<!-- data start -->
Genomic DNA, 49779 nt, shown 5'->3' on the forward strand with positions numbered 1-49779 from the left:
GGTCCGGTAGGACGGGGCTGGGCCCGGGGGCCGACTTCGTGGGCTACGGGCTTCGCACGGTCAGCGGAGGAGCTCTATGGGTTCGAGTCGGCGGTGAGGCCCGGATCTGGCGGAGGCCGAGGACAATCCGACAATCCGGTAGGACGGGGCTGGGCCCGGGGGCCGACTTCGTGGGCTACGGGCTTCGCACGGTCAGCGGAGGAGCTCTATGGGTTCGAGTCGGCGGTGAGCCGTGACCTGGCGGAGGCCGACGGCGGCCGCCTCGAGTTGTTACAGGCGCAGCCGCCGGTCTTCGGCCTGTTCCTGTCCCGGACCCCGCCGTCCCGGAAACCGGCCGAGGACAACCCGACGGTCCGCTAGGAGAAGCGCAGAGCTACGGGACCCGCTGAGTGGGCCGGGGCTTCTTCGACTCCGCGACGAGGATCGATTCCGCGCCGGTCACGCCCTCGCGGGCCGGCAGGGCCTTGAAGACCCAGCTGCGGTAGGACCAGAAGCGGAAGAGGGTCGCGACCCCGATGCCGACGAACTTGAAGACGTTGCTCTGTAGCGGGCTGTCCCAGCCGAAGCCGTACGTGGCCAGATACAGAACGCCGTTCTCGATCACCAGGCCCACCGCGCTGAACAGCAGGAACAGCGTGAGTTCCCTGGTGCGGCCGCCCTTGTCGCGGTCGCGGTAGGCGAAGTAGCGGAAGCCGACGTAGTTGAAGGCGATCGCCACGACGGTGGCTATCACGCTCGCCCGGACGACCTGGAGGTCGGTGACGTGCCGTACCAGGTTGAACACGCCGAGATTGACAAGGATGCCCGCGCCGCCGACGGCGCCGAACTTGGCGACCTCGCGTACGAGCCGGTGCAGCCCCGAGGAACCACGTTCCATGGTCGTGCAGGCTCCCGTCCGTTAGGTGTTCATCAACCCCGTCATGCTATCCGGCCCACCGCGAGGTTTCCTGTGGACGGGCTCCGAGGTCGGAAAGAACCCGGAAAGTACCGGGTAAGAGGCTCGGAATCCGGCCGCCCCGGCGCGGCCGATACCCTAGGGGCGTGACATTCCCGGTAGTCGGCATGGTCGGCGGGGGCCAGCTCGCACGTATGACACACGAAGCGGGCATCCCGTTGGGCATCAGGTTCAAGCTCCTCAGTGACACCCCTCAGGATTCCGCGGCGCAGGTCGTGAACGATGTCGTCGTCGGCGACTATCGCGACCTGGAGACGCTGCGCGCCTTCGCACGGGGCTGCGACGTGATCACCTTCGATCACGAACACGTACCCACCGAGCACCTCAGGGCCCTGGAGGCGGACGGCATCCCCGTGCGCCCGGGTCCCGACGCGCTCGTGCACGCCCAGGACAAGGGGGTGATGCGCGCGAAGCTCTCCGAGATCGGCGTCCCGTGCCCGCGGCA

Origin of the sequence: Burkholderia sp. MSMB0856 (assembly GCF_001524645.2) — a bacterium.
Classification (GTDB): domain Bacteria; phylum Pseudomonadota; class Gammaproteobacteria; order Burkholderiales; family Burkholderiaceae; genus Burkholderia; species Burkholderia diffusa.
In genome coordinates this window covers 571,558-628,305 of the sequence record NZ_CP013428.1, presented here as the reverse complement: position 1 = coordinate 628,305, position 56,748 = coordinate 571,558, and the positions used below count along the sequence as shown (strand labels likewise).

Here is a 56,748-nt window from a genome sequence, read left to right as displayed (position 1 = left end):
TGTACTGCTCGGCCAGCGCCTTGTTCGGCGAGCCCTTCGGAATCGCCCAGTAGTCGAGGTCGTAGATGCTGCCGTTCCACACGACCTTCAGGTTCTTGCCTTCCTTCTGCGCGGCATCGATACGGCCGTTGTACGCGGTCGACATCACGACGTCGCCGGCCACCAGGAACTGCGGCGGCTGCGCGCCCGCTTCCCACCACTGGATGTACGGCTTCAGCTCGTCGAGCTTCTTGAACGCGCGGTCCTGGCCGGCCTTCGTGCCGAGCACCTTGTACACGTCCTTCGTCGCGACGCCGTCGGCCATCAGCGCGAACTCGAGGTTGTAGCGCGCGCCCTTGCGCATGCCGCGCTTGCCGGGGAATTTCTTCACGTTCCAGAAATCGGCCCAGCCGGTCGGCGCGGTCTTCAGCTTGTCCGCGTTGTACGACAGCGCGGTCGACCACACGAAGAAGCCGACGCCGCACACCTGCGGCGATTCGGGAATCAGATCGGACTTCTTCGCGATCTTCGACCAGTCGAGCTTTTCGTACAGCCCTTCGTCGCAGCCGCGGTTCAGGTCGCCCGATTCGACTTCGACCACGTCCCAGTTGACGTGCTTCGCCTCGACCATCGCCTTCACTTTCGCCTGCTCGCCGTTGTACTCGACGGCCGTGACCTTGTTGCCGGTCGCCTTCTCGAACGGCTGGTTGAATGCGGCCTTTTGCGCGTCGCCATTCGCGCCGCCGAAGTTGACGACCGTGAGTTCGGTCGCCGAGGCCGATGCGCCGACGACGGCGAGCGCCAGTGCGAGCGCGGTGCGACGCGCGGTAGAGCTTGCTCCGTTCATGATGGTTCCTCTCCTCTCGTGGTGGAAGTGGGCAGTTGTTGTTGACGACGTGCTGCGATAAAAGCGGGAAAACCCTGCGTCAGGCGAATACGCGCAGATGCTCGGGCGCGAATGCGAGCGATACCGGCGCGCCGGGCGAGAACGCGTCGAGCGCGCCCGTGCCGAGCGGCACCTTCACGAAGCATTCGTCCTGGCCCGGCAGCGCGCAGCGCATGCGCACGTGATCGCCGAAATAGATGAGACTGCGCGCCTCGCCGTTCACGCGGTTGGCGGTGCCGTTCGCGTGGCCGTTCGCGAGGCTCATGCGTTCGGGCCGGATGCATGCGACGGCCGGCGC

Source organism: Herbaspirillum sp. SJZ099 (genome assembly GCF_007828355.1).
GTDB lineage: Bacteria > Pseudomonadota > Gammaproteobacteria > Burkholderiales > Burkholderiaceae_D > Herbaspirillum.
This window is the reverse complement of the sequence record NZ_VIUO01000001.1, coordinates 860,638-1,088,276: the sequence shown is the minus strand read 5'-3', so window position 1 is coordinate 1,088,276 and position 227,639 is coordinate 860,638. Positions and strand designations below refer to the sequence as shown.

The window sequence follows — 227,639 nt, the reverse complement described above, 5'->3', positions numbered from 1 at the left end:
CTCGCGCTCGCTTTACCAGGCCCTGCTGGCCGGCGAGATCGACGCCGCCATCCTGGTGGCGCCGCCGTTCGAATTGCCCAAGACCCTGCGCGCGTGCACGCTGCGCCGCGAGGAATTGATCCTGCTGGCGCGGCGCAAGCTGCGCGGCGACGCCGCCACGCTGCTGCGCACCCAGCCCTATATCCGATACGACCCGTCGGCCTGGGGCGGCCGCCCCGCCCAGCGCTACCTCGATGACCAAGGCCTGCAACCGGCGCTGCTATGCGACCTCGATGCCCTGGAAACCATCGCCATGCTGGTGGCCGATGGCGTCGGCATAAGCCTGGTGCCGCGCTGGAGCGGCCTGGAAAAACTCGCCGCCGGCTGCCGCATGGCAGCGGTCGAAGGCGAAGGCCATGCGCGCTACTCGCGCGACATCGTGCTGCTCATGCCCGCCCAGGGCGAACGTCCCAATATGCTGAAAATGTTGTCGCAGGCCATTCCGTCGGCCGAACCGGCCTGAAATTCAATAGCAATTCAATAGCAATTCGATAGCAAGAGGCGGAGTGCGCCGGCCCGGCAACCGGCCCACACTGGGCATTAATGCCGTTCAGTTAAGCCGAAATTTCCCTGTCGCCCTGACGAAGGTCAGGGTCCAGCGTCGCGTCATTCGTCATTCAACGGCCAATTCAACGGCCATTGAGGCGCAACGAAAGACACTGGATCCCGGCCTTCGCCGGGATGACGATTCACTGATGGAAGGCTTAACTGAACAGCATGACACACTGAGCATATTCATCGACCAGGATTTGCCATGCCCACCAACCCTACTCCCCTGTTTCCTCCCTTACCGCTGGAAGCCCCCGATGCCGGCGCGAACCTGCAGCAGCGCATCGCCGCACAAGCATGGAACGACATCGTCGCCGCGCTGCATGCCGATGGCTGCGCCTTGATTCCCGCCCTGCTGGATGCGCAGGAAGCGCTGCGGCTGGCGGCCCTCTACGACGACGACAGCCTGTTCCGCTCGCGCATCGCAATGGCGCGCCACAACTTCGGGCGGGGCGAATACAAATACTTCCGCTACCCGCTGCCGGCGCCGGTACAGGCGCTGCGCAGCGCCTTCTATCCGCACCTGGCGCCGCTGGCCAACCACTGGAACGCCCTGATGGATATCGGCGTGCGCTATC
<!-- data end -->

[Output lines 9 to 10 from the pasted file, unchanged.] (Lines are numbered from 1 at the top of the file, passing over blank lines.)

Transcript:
GTDB lineage: Bacteria > Pseudomonadota > Gammaproteobacteria > Burkholderiales > Burkholderiaceae_D > Herbaspirillum.
This window is the reverse complement of the sequence record NZ_VIUO01000001.1, coordinates 860,638-1,088,276: the sequence shown is the minus strand read 5'-3', so window position 1 is coordinate 1,088,276 and position 227,639 is coordinate 860,638. Positions and strand designations below refer to the sequence as shown.